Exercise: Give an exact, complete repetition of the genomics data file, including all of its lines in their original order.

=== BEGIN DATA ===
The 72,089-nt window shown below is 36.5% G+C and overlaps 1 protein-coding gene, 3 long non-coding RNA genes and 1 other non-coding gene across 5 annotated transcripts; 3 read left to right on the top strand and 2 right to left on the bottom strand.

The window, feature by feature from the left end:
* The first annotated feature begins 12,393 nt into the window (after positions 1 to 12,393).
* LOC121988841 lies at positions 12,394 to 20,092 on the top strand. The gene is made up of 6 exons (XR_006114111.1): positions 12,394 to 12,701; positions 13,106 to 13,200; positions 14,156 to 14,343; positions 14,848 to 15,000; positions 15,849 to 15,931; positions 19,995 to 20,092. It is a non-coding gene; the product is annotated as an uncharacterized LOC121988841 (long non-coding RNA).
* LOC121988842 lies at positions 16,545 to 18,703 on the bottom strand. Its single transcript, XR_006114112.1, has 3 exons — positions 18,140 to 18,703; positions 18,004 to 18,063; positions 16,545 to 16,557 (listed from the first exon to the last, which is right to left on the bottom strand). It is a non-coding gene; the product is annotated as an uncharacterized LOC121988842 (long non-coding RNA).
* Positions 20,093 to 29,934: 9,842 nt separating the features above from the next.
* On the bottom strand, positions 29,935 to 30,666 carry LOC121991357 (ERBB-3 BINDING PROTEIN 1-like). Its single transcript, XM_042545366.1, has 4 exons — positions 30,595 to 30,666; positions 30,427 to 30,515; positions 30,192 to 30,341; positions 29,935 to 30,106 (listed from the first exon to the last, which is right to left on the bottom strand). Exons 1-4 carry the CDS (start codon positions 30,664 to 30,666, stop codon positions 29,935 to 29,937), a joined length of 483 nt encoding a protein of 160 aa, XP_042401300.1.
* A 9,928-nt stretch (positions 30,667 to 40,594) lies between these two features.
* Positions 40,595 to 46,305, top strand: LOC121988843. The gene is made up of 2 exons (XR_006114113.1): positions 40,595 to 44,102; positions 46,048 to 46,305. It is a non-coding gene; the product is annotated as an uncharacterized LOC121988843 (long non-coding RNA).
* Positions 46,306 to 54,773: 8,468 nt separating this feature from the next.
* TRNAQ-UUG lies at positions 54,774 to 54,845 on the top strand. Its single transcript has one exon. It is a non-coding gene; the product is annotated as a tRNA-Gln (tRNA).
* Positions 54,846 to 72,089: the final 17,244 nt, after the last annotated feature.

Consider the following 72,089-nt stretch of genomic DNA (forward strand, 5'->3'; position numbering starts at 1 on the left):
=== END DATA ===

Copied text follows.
The 72,089-nt window shown below is 36.5% G+C and overlaps 1 protein-coding gene, 3 long non-coding RNA genes and 1 other non-coding gene across 5 annotated transcripts; 3 read left to right on the top strand and 2 right to left on the bottom strand.

The window, feature by feature from the left end:
* The first annotated feature begins 12,393 nt into the window (after positions 1 to 12,393).
* LOC121988841 lies at positions 12,394 to 20,092 on the top strand. The gene is made up of 6 exons (XR_006114111.1): positions 12,394 to 12,701; positions 13,106 to 13,200; positions 14,156 to 14,343; positions 14,848 to 15,000; positions 15,849 to 15,931; positions 19,995 to 20,092. It is a non-coding gene; the product is annotated as an uncharacterized LOC121988841 (long non-coding RNA).
* LOC121988842 lies at positions 16,545 to 18,703 on the bottom strand. Its single transcript, XR_006114112.1, has 3 exons — positions 18,140 to 18,703; positions 18,004 to 18,063; positions 16,545 to 16,557 (listed from the first exon to the last, which is right to left on the bottom strand). It is a non-coding gene; the product is annotated as an uncharacterized LOC121988842 (long non-coding RNA).
* Positions 20,093 to 29,934: 9,842 nt separating the features above from the next.
* On the bottom strand, positions 29,935 to 30,666 carry LOC121991357 (ERBB-3 BINDING PROTEIN 1-like). Its single transcript, XM_042545366.1, has 4 exons — positions 30,595 to 30,666; positions 30,427 to 30,515; positions 30,192 to 30,341; positions 29,935 to 30,106 (listed from the first exon to the last, which is right to left on the bottom strand). Exons 1-4 carry the CDS (start codon positions 30,664 to 30,666, stop codon positions 29,935 to 29,937), a joined length of 483 nt encoding a protein of 160 aa, XP_042401300.1.
* A 9,928-nt stretch (positions 30,667 to 40,594) lies between these two features.
* Positions 40,595 to 46,305, top strand: LOC121988843. The gene is made up of 2 exons (XR_006114113.1): positions 40,595 to 44,102; positions 46,048 to 46,305. It is a non-coding gene; the product is annotated as an uncharacterized LOC121988843 (long non-coding RNA).
* Positions 46,306 to 54,773: 8,468 nt separating this feature from the next.
* TRNAQ-UUG lies at positions 54,774 to 54,845 on the top strand. Its single transcript has one exon. It is a non-coding gene; the product is annotated as a tRNA-Gln (tRNA).
* Positions 54,846 to 72,089: the final 17,244 nt, after the last annotated feature.

Consider the following 72,089-nt stretch of genomic DNA (forward strand, 5'->3'; position numbering starts at 1 on the left):